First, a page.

Crowd-pleasing global annihilation is the goal of "2012," and darned if they don't accomplish it.
A big, loud, blow-you-out-of-your-seat blockbuster of the kind usually released in midsummer, it features all the stock cataclysms and characters of bygone doomsday epics. Once again we meet those familiar figures, the idealistic scientist, the pigheaded politician, the sympathetic and steadfast family man, and the obligatory cute females who exist to be imperiled and add love interest.
This time, however, they're a bit more interesting than the usual disaster people doing the usual disaster things. "2012" is a have-it-both-ways hip/square doomsday movie. It serves up slaphappy sight gags in the midst of pulse-racing action crises, handling the threat of human extinction with just the right combination of facetiousness and sincerity.
While films like "Armageddon" offer the cop-out finale of disaster averted, it's clear from the get-go that "2012" follows the clearance sale motto: "Everything Must Go."
Our guide through the end of days is Chiwetel Ejiofor, a rock-steady geologist who connects the dots between several unsettling geophysical anomalies. It seems that the sun has unleashed a swarm of killer neutrinos that cooked our planet's core like a microwaved potato. One thing leads to another and soon tectonic plates will be breaking like dishes after a Greek wedding.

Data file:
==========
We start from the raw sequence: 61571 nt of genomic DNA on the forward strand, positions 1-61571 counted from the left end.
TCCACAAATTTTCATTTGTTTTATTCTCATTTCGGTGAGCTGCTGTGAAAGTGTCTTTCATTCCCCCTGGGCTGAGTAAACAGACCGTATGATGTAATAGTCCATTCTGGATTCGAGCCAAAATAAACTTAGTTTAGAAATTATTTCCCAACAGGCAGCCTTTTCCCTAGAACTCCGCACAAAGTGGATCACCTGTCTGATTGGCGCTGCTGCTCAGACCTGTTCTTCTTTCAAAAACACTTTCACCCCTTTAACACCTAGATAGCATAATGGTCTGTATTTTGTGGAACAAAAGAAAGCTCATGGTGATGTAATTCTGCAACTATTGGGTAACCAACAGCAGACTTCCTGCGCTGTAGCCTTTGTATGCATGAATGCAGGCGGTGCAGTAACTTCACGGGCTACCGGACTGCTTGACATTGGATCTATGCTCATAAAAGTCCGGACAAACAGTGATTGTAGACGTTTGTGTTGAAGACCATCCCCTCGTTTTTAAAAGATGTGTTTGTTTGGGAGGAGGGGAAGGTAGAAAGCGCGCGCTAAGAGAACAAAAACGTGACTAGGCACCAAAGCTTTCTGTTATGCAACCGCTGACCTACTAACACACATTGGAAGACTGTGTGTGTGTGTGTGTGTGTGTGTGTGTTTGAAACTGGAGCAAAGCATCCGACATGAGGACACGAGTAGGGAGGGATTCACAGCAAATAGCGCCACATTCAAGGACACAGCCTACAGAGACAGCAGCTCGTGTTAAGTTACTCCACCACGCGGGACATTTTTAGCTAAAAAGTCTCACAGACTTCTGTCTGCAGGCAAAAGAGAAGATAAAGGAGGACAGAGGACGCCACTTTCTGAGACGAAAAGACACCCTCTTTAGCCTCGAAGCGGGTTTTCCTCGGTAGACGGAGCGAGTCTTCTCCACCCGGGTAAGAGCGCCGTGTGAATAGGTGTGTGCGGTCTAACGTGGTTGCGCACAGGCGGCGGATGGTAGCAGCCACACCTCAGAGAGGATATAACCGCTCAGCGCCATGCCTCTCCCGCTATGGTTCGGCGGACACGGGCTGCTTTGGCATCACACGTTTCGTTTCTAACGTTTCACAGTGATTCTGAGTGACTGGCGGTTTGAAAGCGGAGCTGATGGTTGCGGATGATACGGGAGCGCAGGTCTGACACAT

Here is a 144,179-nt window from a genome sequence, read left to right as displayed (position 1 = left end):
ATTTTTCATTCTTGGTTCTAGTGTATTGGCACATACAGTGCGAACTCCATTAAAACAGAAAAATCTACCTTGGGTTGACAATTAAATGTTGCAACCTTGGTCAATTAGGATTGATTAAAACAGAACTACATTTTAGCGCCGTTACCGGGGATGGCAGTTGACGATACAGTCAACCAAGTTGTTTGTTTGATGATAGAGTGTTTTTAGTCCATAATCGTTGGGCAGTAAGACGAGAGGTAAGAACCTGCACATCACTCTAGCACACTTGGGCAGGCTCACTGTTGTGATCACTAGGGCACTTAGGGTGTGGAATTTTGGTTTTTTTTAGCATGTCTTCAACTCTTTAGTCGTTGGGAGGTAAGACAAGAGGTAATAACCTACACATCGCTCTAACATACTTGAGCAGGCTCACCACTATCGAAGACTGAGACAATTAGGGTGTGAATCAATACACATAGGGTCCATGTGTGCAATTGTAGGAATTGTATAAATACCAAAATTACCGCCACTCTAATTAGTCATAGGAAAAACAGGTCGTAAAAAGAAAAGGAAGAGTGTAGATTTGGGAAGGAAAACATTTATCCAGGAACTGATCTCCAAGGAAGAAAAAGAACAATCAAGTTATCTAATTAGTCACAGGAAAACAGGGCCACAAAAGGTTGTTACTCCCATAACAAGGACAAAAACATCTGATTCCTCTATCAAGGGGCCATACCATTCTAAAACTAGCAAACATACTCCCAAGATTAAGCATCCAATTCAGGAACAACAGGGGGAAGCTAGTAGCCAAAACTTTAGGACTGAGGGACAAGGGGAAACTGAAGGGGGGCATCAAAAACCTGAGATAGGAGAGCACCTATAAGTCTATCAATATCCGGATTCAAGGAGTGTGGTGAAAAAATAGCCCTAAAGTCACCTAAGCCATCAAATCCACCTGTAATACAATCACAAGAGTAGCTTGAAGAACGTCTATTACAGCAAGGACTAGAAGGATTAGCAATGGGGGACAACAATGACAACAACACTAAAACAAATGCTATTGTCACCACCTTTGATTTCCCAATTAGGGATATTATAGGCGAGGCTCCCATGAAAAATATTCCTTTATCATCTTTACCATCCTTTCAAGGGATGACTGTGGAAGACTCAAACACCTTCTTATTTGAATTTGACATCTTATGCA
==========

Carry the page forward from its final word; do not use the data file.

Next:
Weekend dad John Cusack takes his little kids camping in Yellowstone, where he encounters Woody Harrelson, a gonzo radio personality specializing in crackpot theories. A seize-the-day and seize-the-beer kind of guy, Harrelson contends that Earth is doomed, just as the Mayans foresaw, and the world's governments are involved in history's biggest coverup. Before he can prove his theory, the Earth's crust starts to buckle. The only adult survivors of Los Angeles are a plastic surgeon, a failed writer and a divorcee, which seems like a pretty accurate population sample.
Films of this sort are plotted shish kebab style: disaster, change of scenery, new disaster. But on the level of spectacle, "2012" is top-notch. The demolition of L.A. is imagined with diabolical delight, with visual zingers equal to "Twister's" beloved flying cow. Skyscrapers come down, their shattered windows shimmering like glitter. Tibetans find a good reason to take up surfing.
As he did in "Independence Day" and "The Day After Tomorrow," director Roland Emmerich memorably destroys the White House. The capital, and ineffectual president Danny Glover, are wiped out by the USS John F. Kennedy boogie-boarding in on a killer tidal wave. As a subscriber to the theory that science fiction films reflect society's worries, I read this as a longing for a national purpose, and national heroes, for a more innocent version of America. Of course, maybe it's just a cool special effect.
Each twist or turn leads to yet another chase or confrontation, and the film has great fun with stock disaster scenarios. Frantically trying to out-speed an earthquake, Cusack finds himself stuck behind North America's slowest driver. It's obligatory for a global disaster movie to trash the Eiffel Tower, and they make a throwaway joke of it here. There's even a subplot shout-out to "The Poseidon Adventure." If you're willing to let go of outmoded values like "plausibility" and "narrative," you'll find plenty to love in "2012."
Colin Covert • 612-673-7186